If you have too much debt, and are already experiencing credit problems, you will need to create a debt payment priority. That will help you determine which of several credit obligations needs to be paid first, and which you may be forced to delay if you don’t have the money to pay. And just as important, a debt payment priority will help you decide which debts should be paid off first.
There is plenty of advice out there on how to create a debt payment priority, but when you have credit problems you’ll have to think strategically. That means that you have to think in terms of preserving your ability to survive and holding on to a good credit score, while you are trying to get out of debt.
Keeping that in mind, here is my recommended debt payment priority:
Make Your House Payment First
When you’re facing multiple applications and financial resources are limited, this has to be your top priority. It’s all about securing your home base, so that you have a safe place to operate from.
In addition, the consequences of not making your house payment can be dire. If you’re renting, it’s likely that you will be evicted in a matter of weeks if you don’t make the payment. And if you are a homeowner, foreclosure proceedings can be brought in as little as 60 days in some states. And as many homeowners have discovered, if you get as much as 30 days behind on your mortgage, getting caught up is close to impossible.
There is no late payment type that will have more of a negative impact on your credit score than a late mortgage payment. One missed payment can cause your credit score to sink, making it virtually impossible for you to get a new loan anywhere, particularly with an affordable rate of interest.
For those reasons, making your house payment needs to be the top priority. We’re not talking about prioritizing paying off your mortgage, but keeping it current while you pay off smaller debts. This should be self-evident, but in an era of strategic default, it’s worth emphasizing.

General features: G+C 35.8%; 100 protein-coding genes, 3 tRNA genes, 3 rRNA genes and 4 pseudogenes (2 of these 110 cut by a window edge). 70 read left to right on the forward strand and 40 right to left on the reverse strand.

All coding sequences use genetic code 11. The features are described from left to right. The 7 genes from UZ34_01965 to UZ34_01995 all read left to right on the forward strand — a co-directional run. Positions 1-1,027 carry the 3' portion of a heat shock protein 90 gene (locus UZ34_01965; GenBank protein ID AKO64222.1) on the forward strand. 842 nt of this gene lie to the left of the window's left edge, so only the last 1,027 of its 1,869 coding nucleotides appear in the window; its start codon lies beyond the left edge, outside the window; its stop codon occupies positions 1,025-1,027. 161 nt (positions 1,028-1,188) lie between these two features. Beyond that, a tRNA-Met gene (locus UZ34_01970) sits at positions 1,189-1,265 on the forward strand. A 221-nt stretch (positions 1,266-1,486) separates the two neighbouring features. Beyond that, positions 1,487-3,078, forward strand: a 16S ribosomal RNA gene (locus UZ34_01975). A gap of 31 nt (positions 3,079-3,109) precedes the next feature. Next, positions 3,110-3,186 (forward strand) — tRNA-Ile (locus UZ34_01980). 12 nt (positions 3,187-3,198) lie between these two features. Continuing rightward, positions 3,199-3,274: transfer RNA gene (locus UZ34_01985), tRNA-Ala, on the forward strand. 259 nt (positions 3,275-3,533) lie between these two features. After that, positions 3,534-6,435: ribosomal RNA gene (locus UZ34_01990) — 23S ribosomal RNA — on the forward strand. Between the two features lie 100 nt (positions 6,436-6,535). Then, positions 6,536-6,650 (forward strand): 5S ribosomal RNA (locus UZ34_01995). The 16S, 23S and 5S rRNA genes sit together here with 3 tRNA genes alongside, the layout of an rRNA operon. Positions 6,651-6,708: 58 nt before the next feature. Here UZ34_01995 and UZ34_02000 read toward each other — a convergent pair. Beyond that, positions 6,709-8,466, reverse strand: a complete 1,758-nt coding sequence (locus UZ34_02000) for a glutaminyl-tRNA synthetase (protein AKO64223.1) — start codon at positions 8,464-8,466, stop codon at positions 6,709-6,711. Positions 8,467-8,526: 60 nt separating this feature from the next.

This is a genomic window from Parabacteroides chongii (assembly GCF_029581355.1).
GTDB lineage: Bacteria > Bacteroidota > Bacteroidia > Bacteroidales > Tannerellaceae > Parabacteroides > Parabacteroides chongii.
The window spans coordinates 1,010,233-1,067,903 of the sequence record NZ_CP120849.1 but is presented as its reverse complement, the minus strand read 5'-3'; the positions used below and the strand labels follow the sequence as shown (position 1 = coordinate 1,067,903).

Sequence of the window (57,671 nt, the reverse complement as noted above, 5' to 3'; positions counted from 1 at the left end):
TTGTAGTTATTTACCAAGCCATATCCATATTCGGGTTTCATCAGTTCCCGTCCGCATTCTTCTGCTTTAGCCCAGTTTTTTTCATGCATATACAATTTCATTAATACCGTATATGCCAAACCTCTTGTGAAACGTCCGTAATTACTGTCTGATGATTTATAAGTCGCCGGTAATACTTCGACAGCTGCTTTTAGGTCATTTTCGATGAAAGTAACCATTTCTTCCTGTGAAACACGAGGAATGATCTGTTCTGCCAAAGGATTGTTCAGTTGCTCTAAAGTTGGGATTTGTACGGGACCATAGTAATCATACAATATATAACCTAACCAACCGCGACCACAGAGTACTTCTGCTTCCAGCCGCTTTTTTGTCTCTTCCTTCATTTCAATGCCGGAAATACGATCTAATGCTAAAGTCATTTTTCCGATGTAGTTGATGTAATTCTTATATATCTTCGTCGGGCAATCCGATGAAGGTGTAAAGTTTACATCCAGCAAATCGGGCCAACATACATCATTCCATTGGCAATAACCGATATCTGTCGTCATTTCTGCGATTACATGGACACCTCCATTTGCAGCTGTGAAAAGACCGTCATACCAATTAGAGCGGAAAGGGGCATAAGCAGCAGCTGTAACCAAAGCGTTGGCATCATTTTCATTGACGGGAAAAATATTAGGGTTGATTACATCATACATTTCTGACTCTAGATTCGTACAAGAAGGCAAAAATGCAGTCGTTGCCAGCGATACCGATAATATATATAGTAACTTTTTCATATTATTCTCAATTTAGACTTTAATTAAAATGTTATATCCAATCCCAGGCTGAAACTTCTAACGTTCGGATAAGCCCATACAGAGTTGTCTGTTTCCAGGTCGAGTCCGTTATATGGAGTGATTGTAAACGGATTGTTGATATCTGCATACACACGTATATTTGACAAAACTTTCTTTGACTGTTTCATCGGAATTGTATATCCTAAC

Make Your Car Payment Next
It’s highly likely that you need your car in order to make a living. Sure, you need it to get around and to go to and from the places that your life requires. But most important is that you will need it to earn money. This is true whether you use your car for a business that you run, or if you use it to commute to and from an employer’s place of work.
While there may be a compelling case for paying high interest credit cards ahead of a low interest car payment, the comparison is not necessarily a valid one.
First, a car loan is a secured loan. Stop making payments on a car, and the car can be repossessed. Not only will the repossession destroy your credit and your credit score, but the loss of your car will likely put a stop to your ability to earn a living, causing you to default on all of your other obligations as well.
The repossession of a car is also a fairly quick process. Though you may be able to continue to live in your home for several months under the threat of foreclosure, the repossession of your car is likely to happen in a matter of weeks.
Paying off a car loan as soon as possible can be the right move. Not only will the payoff secure your ownership of the car, but it will eliminate what is probably your second largest payment, after your house payment.